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Wednesday, July 19, 2006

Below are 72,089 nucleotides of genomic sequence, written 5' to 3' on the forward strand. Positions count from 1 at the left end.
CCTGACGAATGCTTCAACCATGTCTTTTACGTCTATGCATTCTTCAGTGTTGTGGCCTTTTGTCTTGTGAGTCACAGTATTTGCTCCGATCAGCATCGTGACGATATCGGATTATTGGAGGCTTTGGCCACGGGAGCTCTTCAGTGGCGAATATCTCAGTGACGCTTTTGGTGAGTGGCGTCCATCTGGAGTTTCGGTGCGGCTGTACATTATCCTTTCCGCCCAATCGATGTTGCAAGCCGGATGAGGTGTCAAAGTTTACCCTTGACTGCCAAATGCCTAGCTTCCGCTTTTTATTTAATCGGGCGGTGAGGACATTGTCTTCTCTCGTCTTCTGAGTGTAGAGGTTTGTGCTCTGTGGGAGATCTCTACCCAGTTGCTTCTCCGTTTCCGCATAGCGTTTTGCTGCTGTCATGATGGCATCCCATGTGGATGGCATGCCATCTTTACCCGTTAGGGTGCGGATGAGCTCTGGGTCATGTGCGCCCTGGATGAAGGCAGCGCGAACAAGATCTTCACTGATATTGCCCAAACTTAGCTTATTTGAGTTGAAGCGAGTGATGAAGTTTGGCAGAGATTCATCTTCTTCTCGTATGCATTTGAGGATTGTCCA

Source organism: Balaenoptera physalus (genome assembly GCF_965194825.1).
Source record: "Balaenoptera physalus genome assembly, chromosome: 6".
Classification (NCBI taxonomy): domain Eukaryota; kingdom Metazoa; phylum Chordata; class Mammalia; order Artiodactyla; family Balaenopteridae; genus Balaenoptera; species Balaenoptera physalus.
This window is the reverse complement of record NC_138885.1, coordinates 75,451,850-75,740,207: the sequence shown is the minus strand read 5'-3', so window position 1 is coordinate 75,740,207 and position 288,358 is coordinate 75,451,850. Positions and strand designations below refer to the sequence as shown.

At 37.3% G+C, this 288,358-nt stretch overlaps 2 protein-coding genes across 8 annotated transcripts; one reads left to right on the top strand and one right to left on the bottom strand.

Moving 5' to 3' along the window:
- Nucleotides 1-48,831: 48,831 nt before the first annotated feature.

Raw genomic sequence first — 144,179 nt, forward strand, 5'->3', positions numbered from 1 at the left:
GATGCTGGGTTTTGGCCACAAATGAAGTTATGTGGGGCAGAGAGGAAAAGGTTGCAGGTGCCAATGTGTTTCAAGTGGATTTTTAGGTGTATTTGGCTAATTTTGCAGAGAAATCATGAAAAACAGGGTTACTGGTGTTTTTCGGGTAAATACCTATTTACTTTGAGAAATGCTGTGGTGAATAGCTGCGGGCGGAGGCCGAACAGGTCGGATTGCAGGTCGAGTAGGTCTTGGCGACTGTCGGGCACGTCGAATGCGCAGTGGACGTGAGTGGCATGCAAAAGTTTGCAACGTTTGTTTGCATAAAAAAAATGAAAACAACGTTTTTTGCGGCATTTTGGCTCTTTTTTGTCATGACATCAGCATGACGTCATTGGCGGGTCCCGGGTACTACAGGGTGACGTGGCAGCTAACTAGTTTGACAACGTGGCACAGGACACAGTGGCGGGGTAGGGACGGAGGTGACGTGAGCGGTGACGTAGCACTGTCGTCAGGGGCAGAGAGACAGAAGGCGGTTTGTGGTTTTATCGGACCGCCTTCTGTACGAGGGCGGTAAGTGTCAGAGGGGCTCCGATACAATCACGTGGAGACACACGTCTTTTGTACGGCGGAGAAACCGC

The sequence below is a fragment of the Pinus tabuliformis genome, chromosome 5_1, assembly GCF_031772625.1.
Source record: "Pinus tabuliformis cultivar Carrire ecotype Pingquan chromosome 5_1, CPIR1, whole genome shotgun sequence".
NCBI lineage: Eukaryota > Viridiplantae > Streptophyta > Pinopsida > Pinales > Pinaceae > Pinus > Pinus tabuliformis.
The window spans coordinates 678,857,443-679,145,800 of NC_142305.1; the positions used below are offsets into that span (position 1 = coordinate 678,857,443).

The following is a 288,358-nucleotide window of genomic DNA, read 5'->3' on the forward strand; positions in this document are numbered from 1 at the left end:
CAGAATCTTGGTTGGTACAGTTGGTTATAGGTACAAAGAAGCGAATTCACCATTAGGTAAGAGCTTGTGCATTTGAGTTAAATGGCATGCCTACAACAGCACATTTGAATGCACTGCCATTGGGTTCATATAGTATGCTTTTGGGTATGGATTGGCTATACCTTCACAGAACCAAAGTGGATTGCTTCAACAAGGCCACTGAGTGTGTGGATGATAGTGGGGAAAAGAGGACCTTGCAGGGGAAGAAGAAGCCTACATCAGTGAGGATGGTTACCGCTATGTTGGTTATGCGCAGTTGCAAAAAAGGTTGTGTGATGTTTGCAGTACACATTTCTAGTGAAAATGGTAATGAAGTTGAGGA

Hola, amigos! I know it's been a long time since I rapped at ya, but it's been a busy week in the Veneer househould. Rather than bore you with the details, I'll jump right into talking about Dacron! Today's (i.e., Wednesday's) tie is a geometric print on 100% Dacron polyester by necktie behemoth Superba. Just when I think I know all there is to know about Dacron, I learn some more. Dacron was developed by DuPont in 1950, but it was not the first polyester material; that was Terylene, developed by Imperial Chemical Industries (ICI) of Britain in 1941 and licensed to DuPont in 1945, from which DuPont developed Dacron. But wait, it gets more complicated: Terylene's invention was based on the writings of Dr. Wallace Carothers, a Harvard chemist who went to work for DuPont in 1927. DuPont and ICI shared information with each other, and while Carothers and DuPont pursued nylon technology (and also invented neoprene), ICI was working on polyester. So I think it's safe to call Carothers the father of modern synthetic fabrics. Dacron is still produced today, its durability being a key selling point. The polymer filament is available in a variety of cross-sections, just as weed trimmer line is on a larger scale.

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